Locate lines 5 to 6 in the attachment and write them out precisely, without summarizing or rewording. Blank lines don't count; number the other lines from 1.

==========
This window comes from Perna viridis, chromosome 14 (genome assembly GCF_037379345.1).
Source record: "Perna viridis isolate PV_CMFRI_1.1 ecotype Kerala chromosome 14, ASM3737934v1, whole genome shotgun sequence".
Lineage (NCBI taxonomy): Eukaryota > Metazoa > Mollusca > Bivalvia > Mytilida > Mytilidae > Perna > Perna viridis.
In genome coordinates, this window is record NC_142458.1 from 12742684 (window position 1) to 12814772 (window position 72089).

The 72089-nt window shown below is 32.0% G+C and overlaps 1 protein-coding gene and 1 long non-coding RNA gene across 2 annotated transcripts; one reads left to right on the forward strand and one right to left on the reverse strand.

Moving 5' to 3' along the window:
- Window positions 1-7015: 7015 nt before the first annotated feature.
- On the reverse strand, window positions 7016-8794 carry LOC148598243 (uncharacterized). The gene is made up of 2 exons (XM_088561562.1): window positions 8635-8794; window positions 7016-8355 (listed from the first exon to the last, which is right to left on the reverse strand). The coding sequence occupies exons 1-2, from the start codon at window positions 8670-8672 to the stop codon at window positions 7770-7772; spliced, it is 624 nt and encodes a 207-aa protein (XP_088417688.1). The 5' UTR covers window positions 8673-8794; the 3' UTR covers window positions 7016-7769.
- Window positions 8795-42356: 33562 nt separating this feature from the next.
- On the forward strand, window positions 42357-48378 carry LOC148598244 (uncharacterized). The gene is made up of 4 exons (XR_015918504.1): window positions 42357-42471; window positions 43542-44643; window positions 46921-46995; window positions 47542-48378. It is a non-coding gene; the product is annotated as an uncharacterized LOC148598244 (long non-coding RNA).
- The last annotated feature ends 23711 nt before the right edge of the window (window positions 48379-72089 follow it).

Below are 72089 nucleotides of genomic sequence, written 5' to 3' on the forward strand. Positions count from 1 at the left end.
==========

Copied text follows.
The 72089-nt window shown below is 32.0% G+C and overlaps 1 protein-coding gene and 1 long non-coding RNA gene across 2 annotated transcripts; one reads left to right on the forward strand and one right to left on the reverse strand.

Moving 5' to 3' along the window: